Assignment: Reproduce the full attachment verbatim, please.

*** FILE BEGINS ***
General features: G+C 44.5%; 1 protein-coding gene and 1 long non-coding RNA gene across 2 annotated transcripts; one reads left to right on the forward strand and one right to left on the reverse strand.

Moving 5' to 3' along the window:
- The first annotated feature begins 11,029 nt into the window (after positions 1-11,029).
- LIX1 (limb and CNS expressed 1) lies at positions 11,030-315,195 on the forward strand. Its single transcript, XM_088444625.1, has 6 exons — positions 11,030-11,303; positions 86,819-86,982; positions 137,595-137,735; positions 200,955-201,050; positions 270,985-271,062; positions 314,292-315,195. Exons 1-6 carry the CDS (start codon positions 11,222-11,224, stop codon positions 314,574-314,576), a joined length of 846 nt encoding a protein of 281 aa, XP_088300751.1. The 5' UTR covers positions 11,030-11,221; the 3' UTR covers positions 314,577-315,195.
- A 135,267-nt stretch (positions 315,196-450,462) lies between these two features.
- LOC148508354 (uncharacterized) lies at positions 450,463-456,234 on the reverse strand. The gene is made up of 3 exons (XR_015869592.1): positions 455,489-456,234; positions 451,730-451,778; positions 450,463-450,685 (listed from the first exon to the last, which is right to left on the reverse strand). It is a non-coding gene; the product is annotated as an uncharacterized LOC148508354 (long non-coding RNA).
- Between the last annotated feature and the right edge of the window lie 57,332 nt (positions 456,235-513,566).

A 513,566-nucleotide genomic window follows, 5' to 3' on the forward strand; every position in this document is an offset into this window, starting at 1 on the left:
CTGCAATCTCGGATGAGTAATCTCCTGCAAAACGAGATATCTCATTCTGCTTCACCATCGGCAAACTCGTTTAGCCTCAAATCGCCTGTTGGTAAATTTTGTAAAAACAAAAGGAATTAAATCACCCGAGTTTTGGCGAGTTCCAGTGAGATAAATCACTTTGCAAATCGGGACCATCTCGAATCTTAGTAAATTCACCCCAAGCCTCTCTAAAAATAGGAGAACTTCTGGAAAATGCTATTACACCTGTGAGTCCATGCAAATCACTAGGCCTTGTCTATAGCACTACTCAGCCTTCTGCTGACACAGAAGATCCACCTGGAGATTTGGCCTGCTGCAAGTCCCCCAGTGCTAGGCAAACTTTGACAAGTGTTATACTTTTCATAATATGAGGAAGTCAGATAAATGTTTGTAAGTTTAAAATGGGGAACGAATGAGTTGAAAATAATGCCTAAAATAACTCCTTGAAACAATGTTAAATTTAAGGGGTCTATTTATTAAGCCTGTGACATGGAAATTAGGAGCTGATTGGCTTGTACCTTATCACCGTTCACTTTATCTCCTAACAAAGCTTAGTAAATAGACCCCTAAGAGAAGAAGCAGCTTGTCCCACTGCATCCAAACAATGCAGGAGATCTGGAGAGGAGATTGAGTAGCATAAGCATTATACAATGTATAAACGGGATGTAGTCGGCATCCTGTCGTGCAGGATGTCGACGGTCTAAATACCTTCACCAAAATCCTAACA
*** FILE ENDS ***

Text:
General features: G+C 44.5%; 1 protein-coding gene and 1 long non-coding RNA gene across 2 annotated transcripts; one reads left to right on the forward strand and one right to left on the reverse strand.

Moving 5' to 3' along the window:
- The first annotated feature begins 11,029 nt into the window (after positions 1-11,029).
- LIX1 (limb and CNS expressed 1) lies at positions 11,030-315,195 on the forward strand. Its single transcript, XM_088444625.1, has 6 exons — positions 11,030-11,303; positions 86,819-86,982; positions 137,595-137,735; positions 200,955-201,050; positions 270,985-271,062; positions 314,292-315,195. Exons 1-6 carry the CDS (start codon positions 11,222-11,224, stop codon positions 314,574-314,576), a joined length of 846 nt encoding a protein of 281 aa, XP_088300751.1. The 5' UTR covers positions 11,030-11,221; the 3' UTR covers positions 314,577-315,195.
- A 135,267-nt stretch (positions 315,196-450,462) lies between these two features.
- LOC148508354 (uncharacterized) lies at positions 450,463-456,234 on the reverse strand. The gene is made up of 3 exons (XR_015869592.1): positions 455,489-456,234; positions 451,730-451,778; positions 450,463-450,685 (listed from the first exon to the last, which is right to left on the reverse strand). It is a non-coding gene; the product is annotated as an uncharacterized LOC148508354 (long non-coding RNA).
- Between the last annotated feature and the right edge of the window lie 57,332 nt (positions 456,235-513,566).

A 513,566-nucleotide genomic window follows, 5' to 3' on the forward strand; every position in this document is an offset into this window, starting at 1 on the left:
CTGCAATCTCGGATGAGTAATCTCCTGCAAAACGAGATATCTCATTCTGCTTCACCATCGGCAAACTCGTTTAGCCTCAAATCGCCTGTTGGTAAATTTTGTAAAAACAAAAGGAATTAAATCACCCGAGTTTTGGCGAGTTCCAGTGAGATAAATCACTTTGCAAATCGGGACCATCTCGAATCTTAGTAAATTCACCCCAAGCCTCTCTAAAAATAGGAGAACTTCTGGAAAATGCTATTACACCTGTGAGTCCATGCAAATCACTAGGCCTTGTCTATAGCACTACTCAGCCTTCTGCTGACACAGAAGATCCACCTGGAGATTTGGCCTGCTGCAAGTCCCCCAGTGCTAGGCAAACTTTGACAAGTGTTATACTTTTCATAATATGAGGAAGTCAGATAAATGTTTGTAAGTTTAAAATGGGGAACGAATGAGTTGAAAATAATGCCTAAAATAACTCCTTGAAACAATGTTAAATTTAAGGGGTCTATTTATTAAGCCTGTGACATGGAAATTAGGAGCTGATTGGCTTGTACCTTATCACCGTTCACTTTATCTCCTAACAAAGCTTAGTAAATAGACCCCTAAGAGAAGAAGCAGCTTGTCCCACTGCATCCAAACAATGCAGGAGATCTGGAGAGGAGATTGAGTAGCATAAGCATTATACAATGTATAAACGGGATGTAGTCGGCATCCTGTCGTGCAGGATGTCGACGGTCTAAATACCTTCACCAAAATCCTAACA